A Simple Linux ELF Runtime Crypter Using memfd_create Syscall
"Even for Elves, they were stealthy little twerps. They'd taken our measure before we'd even seen them." — Marshall Volnikov Last month I wrote a post about the memfd_create syscall and left some ideas in the end. Today I’m here to show an example of such ideas implemented in an ELF runtime crypter (kinda lame, I know but good for this demonstration).
What is it? Glad you asked.
Executing ELF binary files from memory with memfd_create syscall
Something that always fascinated me was running code directly from memory. From Process Hollowing (aka RunPE) to PTRACE injection. I had some success playing around with it in C in the past, without using any of the previous mentioned methods, but unfortunately the code is lost somewhere in the forums of VXHeavens (sadly no longer online) but the code was buggy and worked only with Linux 32bit systems (I wish I knew about shm_open back then, which is sort of an alternative for the syscall we are using in this post, mainly targeting older systems where memfd_create is not available).
This is my honest, much needed and unbiased review of the new (budget) Lenovo Thinkpad E485 with AMD Ryzen (Raven Ridge) APU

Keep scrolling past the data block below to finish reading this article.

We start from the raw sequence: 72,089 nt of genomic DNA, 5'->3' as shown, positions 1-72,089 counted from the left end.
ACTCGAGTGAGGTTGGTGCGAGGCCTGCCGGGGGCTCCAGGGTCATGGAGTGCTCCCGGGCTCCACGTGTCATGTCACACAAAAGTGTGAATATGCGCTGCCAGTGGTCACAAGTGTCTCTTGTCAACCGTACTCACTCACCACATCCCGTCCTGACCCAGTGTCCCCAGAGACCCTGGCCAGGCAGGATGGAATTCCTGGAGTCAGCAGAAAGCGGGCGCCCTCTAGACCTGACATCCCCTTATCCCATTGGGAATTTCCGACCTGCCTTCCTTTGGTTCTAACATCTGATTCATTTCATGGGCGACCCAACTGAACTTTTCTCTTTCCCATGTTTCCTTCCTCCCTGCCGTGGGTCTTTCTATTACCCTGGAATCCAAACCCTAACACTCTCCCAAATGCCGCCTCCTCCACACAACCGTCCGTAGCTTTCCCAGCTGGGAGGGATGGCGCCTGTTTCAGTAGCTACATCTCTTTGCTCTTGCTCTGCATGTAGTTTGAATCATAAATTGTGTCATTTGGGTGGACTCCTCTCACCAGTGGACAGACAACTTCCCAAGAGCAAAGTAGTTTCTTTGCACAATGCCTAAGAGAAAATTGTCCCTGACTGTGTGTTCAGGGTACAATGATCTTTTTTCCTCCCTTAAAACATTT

Last year I built a PC with a AMD Ryzen 5 1600 and I was truly impressed. Then now its time for me to get a new laptop and it was only natural to look for something that had AMD in it. I am very excited for my first Thinkpad, I even starting writing the same day as I ordered the unit (which took its damn time to be delived.
Giving Crunchbang's look to your OpenSUSE Openbox installation.
I’ve been running OpenSUSE (Tumbleweed) for some years now and KDE was my Desktop Environment of choice since years ago but before that, I was a die hard user of the Crunchbang (#!) Linux distro, which featured an awesome gray Openbox desktop. The simplicity Crunchbang offered is something that I missed during the years and after I found out that the community had revived the project in the for of Crunchbangplusplus and also Bunsenlabs, I just had to try it again but this time OpenSUSE Tumbleweed was my choice, instead of the good old Debian.
A simple GTK weather indicator written in Go because why not.
Recently I started using Openbox as my WM again (after a long time with KDE, the nostalgia hit me). After I had everything working as I wanted to, I noticed the lack of a weather indicator in my systray.
Usually, the desktop environments I have used (Gnome, KDE, Mate) have some sort of applet for this included and I really never bothered (when I was using Openbox before, I had some hacky script that would display the weather in my tint2, but I can’t find it anymore).
A code cave is a piece of code that is written to a process's memory by another program. The code can be executed by creating a remote thread within the target process. The Code cave of a code is often a reference to a section of the code’s script functions that have capacity for the injection of custom instructions. For example, if a script’s memory allows for 5 bytes and only 3 bytes are used, then the remaining 2 bytes can be used to add external code to the script.